GeoDesign Knowledge Portal

Probabilistic Additive Weighting

The expected value decision rule is a probabilistic additive weighting approach to aggregating data on attributes and decision makers’ preferences. It deals with the uncertainties associated with the variability of decision outcomes. This variability can be expressed in terms of the probability distribution associated with alternative decision consequences. The probability distribution may be determined on the basis of data analysis, professional judgments, analytical models, simulation models, or any combination of these methods (see commensurate scale generation methods).

The concept of” expected value” is central to the probabilistic additive weighting decision rules. For each alternative the possible decision outcomes are quantified by the probability distribution. In other words, there is a random variable assigned to each alternative decision. The expected value is a weighted mean (average) of the possible outcomes of a random variable, with the probability outcomes used as weights (the probabilities or weights should not be confused with the weights of importance associated with attributes).

The probabilistic additive weighting model combines the value function approach and the expected value concepts. It is a formal method of combining the probabilities of an preferences for consequences. The higher the expected value, the more desirable is the alternative. The procedure for the value (utility) function approach involves the following steps:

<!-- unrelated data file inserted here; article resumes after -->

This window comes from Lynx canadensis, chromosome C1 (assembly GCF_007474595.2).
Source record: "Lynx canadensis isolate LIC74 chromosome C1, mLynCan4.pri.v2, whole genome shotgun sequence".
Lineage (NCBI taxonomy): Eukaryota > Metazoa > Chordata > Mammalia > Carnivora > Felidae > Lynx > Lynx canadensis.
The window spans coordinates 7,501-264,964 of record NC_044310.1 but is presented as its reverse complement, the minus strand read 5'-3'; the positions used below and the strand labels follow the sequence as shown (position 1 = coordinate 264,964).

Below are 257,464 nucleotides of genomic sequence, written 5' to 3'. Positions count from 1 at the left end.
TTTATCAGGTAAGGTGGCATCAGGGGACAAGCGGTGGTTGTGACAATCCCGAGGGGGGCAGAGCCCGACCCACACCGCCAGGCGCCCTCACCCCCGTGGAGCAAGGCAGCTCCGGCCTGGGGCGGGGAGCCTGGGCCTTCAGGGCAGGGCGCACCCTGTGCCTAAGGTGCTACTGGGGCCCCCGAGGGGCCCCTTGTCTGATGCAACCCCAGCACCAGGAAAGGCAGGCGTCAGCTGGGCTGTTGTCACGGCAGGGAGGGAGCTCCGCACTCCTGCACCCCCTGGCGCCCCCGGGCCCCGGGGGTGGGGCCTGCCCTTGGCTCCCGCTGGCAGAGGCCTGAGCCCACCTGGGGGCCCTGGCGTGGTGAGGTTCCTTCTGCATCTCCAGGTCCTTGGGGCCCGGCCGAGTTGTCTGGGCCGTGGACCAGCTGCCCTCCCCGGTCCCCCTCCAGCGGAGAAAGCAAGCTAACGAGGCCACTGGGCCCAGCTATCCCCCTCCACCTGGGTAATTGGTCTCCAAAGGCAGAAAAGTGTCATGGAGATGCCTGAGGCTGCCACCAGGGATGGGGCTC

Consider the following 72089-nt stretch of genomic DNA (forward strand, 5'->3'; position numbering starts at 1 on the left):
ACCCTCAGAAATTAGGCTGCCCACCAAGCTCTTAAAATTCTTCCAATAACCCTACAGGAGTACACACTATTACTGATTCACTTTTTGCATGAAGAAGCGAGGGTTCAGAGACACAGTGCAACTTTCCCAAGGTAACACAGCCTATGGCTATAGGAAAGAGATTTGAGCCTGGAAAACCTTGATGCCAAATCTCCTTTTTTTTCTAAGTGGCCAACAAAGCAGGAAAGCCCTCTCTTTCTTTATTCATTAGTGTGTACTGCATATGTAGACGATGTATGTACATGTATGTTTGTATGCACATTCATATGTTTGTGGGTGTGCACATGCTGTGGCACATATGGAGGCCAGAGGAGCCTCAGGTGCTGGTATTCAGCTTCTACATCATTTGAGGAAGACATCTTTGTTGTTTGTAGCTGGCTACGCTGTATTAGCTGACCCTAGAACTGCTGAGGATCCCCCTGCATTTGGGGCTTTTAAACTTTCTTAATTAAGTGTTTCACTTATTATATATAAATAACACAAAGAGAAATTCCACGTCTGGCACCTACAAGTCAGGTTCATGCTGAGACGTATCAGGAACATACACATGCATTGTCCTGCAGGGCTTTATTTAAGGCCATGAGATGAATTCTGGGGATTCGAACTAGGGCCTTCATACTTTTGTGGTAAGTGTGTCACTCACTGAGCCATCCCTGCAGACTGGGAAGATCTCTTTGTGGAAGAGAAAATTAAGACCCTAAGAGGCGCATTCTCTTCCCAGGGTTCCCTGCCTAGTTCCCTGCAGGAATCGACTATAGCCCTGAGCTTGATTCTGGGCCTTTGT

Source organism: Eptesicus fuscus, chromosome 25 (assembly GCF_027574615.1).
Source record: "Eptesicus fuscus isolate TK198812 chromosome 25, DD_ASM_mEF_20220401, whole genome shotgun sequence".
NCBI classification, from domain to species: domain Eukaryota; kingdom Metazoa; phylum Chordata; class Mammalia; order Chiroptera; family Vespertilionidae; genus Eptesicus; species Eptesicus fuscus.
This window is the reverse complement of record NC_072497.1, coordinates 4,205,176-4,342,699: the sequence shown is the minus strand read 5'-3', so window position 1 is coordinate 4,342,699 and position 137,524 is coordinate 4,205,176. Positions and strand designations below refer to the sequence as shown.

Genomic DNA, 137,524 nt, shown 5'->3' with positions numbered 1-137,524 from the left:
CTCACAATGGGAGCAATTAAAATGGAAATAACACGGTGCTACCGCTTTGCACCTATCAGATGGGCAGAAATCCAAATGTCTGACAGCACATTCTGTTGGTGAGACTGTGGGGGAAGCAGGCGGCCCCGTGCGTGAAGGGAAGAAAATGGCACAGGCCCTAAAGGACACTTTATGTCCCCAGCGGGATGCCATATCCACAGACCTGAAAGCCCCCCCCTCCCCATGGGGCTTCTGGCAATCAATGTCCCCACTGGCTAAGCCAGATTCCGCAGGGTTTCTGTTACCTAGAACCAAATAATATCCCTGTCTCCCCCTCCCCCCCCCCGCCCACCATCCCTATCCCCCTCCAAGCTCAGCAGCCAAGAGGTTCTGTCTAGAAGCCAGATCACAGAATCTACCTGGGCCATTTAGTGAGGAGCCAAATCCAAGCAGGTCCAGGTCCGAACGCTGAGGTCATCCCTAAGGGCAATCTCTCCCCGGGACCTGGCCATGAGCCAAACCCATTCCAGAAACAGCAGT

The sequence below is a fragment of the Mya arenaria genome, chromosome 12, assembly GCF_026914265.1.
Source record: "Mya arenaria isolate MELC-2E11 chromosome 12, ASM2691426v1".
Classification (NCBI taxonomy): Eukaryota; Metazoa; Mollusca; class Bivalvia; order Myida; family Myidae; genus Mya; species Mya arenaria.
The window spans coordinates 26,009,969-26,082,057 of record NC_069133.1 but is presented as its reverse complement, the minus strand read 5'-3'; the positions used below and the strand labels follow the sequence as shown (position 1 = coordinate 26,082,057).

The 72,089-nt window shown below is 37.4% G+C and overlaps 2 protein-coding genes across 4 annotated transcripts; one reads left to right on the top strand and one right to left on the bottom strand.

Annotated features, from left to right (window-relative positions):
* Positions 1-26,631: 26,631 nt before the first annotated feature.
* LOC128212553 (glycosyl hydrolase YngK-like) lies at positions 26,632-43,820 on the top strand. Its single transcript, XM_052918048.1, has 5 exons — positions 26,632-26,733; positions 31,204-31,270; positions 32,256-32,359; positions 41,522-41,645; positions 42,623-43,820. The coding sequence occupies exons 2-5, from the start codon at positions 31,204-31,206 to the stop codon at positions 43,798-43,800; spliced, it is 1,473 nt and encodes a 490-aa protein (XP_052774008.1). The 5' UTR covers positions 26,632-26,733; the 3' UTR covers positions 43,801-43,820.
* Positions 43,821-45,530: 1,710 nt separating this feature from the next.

1. Determine the set of feasible alternatives.
2. Estimate the value (utility) function for each attribute (see “commensurate scale generation methods”) and use this function to convert the row data to the value (utility) score map layer.
3. Derive the scaling constant or weights for the attributes.
4. Estimate the probability distributions for each attribute.
5. Generate the expected value maps by multiplying each attribute value level by the corresponding probability map layer and adding the resulting layers.
6. Construct the weighted expected value map layers by multiplying the expected value maps by associated weights determined in step 3.
7. Sum the weighted expected value map layers to obtain the aggregate expected value map layer.
8. Rank the alternative according to the expected outcomes; the alternative with the highest expected value is the best alternative.

Graphical Ontology Browser

  • Click on a node to jump to the content of that node
  • Pan to see the rest of the graph
  • Scroll the mousewheel up and down to zoom in and out
  • Rearrange the nodes in the graph by dragging a node to a different position


IntroductionGeodesign Problem TypesPlanning/Decision ContextPlanning And Spatial Decision ProcessMethods And Techniques
methods and techniques; methodology
TechnologyData And Domain KnowledgePeople And ParticipationGeodesign Resources